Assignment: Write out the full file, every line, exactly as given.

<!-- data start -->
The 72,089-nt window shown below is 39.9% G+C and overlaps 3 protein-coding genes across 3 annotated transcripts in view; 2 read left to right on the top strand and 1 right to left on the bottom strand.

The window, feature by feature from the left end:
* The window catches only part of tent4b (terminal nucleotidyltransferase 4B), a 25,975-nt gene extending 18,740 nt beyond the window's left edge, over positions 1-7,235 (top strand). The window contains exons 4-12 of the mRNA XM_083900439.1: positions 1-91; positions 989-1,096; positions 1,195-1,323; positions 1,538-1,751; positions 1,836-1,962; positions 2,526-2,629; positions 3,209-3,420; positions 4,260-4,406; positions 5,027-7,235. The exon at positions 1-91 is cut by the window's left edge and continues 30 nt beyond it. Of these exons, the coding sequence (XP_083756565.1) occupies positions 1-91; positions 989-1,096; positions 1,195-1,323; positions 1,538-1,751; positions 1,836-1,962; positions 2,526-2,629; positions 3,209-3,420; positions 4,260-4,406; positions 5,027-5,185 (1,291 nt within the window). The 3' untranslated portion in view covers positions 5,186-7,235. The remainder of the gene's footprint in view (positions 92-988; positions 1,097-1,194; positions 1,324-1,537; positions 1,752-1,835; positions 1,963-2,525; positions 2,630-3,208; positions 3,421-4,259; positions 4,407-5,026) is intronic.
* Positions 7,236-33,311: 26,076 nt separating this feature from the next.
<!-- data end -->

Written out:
The 72,089-nt window shown below is 39.9% G+C and overlaps 3 protein-coding genes across 3 annotated transcripts in view; 2 read left to right on the top strand and 1 right to left on the bottom strand.

The window, feature by feature from the left end:
* The window catches only part of tent4b (terminal nucleotidyltransferase 4B), a 25,975-nt gene extending 18,740 nt beyond the window's left edge, over positions 1-7,235 (top strand). The window contains exons 4-12 of the mRNA XM_083900439.1: positions 1-91; positions 989-1,096; positions 1,195-1,323; positions 1,538-1,751; positions 1,836-1,962; positions 2,526-2,629; positions 3,209-3,420; positions 4,260-4,406; positions 5,027-7,235. The exon at positions 1-91 is cut by the window's left edge and continues 30 nt beyond it. Of these exons, the coding sequence (XP_083756565.1) occupies positions 1-91; positions 989-1,096; positions 1,195-1,323; positions 1,538-1,751; positions 1,836-1,962; positions 2,526-2,629; positions 3,209-3,420; positions 4,260-4,406; positions 5,027-5,185 (1,291 nt within the window). The 3' untranslated portion in view covers positions 5,186-7,235. The remainder of the gene's footprint in view (positions 92-988; positions 1,097-1,194; positions 1,324-1,537; positions 1,752-1,835; positions 1,963-2,525; positions 2,630-3,208; positions 3,421-4,259; positions 4,407-5,026) is intronic.
* Positions 7,236-33,311: 26,076 nt separating this feature from the next.